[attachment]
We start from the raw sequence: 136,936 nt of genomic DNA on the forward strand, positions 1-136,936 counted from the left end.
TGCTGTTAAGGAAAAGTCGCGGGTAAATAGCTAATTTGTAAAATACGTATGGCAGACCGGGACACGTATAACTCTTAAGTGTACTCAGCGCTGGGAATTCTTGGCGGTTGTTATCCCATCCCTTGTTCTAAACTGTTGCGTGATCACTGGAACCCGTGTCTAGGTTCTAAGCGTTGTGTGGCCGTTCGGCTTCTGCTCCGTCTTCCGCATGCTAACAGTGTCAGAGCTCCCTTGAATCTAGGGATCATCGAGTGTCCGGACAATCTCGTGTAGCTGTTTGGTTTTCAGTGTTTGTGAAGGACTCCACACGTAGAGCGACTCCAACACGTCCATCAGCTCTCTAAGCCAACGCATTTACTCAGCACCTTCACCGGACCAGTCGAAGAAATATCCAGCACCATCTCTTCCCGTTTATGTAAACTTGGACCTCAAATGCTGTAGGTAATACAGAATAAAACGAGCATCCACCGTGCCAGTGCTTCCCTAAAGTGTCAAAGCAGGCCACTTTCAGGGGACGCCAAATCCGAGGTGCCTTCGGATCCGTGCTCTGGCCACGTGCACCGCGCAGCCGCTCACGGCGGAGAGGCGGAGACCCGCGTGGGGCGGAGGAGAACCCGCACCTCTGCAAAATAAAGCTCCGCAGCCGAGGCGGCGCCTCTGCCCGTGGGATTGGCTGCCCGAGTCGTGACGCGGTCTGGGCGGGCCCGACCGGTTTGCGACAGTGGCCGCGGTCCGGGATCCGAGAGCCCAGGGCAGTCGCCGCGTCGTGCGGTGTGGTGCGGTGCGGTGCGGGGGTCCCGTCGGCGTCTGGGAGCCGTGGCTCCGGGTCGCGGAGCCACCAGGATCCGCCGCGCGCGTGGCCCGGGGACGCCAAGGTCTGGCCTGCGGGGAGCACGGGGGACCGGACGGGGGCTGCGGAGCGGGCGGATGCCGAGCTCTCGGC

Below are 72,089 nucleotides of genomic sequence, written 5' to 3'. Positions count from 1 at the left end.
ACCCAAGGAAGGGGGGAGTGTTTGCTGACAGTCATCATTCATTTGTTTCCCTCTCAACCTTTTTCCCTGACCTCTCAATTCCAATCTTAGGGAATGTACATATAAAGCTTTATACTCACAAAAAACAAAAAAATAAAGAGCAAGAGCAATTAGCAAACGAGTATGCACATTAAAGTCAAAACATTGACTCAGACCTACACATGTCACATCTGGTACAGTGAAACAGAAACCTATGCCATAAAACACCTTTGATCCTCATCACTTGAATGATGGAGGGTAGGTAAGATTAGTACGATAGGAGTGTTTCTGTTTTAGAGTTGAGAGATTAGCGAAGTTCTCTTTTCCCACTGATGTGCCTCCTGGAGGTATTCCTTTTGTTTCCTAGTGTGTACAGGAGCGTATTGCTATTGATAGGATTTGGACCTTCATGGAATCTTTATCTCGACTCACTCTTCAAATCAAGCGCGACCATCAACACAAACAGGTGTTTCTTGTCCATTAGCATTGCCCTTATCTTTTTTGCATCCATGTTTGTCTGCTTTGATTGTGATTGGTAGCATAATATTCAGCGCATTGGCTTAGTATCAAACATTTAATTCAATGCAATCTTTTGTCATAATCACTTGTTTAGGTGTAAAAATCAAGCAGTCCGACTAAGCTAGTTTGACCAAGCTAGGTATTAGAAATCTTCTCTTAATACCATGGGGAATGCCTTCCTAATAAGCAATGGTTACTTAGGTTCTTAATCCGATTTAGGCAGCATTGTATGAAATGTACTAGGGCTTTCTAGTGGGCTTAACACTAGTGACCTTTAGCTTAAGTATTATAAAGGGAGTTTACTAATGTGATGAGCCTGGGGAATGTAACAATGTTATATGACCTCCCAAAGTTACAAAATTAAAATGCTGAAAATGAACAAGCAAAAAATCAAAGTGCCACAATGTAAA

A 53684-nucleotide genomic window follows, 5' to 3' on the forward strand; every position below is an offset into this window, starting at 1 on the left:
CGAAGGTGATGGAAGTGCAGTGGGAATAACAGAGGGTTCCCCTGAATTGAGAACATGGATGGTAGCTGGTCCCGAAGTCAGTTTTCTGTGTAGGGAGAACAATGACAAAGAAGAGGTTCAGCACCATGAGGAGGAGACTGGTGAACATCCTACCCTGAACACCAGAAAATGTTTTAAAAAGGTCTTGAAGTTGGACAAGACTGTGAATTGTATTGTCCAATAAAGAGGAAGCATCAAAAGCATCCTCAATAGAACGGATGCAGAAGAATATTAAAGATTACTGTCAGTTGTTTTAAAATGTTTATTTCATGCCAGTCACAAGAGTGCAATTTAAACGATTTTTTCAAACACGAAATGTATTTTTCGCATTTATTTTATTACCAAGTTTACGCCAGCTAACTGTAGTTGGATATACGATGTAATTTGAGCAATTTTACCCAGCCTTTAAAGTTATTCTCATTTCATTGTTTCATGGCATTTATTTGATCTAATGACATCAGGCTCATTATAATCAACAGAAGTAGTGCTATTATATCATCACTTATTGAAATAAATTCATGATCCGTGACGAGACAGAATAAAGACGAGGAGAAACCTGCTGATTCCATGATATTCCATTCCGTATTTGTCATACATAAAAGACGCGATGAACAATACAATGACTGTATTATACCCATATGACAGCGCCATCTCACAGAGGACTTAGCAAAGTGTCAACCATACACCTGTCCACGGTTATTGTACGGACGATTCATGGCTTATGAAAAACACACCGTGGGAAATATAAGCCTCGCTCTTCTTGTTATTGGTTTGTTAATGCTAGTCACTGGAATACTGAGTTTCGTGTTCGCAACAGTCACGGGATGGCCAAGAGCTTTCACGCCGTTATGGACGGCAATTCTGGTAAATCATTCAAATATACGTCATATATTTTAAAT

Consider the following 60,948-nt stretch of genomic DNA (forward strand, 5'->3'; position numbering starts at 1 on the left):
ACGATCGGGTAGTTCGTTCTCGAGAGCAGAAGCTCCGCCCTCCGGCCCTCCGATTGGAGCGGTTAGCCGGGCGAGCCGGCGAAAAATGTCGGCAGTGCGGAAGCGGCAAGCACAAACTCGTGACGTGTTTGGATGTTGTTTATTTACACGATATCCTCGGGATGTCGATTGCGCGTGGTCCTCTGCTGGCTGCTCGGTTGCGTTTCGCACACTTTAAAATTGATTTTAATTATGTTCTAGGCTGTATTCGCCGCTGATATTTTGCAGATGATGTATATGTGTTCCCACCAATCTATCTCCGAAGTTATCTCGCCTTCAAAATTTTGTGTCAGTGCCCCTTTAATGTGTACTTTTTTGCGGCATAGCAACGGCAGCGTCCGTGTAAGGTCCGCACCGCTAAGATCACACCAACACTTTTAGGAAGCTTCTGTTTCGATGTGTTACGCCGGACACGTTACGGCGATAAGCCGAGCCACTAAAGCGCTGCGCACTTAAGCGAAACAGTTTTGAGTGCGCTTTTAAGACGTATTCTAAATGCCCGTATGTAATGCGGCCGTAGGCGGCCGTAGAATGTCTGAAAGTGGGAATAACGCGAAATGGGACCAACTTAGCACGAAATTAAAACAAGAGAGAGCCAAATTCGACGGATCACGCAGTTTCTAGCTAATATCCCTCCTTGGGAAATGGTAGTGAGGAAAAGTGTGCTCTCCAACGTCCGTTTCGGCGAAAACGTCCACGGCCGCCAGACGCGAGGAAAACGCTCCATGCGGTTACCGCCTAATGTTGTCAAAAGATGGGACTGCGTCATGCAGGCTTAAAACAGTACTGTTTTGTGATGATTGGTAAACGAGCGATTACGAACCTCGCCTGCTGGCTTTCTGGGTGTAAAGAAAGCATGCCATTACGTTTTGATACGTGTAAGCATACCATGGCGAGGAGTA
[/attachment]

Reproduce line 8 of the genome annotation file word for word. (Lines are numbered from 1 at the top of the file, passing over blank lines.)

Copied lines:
ACGATCGGGTAGTTCGTTCTCGAGAGCAGAAGCTCCGCCCTCCGGCCCTCCGATTGGAGCGGTTAGCCGGGCGAGCCGGCGAAAAATGTCGGCAGTGCGGAAGCGGCAAGCACAAACTCGTGACGTGTTTGGATGTTGTTTATTTACACGATATCCTCGGGATGTCGATTGCGCGTGGTCCTCTGCTGGCTGCTCGGTTGCGTTTCGCACACTTTAAAATTGATTTTAATTATGTTCTAGGCTGTATTCGCCGCTGATATTTTGCAGATGATGTATATGTGTTCCCACCAATCTATCTCCGAAGTTATCTCGCCTTCAAAATTTTGTGTCAGTGCCCCTTTAATGTGTACTTTTTTGCGGCATAGCAACGGCAGCGTCCGTGTAAGGTCCGCACCGCTAAGATCACACCAACACTTTTAGGAAGCTTCTGTTTCGATGTGTTACGCCGGACACGTTACGGCGATAAGCCGAGCCACTAAAGCGCTGCGCACTTAAGCGAAACAGTTTTGAGTGCGCTTTTAAGACGTATTCTAAATGCCCGTATGTAATGCGGCCGTAGGCGGCCGTAGAATGTCTGAAAGTGGGAATAACGCGAAATGGGACCAACTTAGCACGAAATTAAAACAAGAGAGAGCCAAATTCGACGGATCACGCAGTTTCTAGCTAATATCCCTCCTTGGGAAATGGTAGTGAGGAAAAGTGTGCTCTCCAACGTCCGTTTCGGCGAAAACGTCCACGGCCGCCAGACGCGAGGAAAACGCTCCATGCGGTTACCGCCTAATGTTGTCAAAAGATGGGACTGCGTCATGCAGGCTTAAAACAGTACTGTTTTGTGATGATTGGTAAACGAGCGATTACGAACCTCGCCTGCTGGCTTTCTGGGTGTAAAGAAAGCATGCCATTACGTTTTGATACGTGTAAGCATACCATGGCGAGGAGTA